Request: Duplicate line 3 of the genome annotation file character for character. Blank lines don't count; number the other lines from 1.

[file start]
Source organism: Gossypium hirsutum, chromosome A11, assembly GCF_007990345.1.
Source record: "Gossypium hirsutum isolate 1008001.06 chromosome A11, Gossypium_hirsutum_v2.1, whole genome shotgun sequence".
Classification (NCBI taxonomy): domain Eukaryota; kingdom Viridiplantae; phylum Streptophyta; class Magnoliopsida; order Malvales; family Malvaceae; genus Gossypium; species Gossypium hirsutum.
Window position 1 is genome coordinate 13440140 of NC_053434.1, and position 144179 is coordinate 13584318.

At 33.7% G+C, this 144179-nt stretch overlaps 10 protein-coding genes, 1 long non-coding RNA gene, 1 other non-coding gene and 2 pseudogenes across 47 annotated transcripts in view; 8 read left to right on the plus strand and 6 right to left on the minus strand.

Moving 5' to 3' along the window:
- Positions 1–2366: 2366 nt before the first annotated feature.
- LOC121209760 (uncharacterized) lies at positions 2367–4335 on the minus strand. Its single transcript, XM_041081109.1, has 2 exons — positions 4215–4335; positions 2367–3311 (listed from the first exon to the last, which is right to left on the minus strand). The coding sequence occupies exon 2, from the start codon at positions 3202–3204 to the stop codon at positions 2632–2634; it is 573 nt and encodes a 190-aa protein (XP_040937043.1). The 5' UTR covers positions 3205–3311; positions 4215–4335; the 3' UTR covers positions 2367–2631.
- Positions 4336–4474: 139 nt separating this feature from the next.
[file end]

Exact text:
Classification (NCBI taxonomy): domain Eukaryota; kingdom Viridiplantae; phylum Streptophyta; class Magnoliopsida; order Malvales; family Malvaceae; genus Gossypium; species Gossypium hirsutum.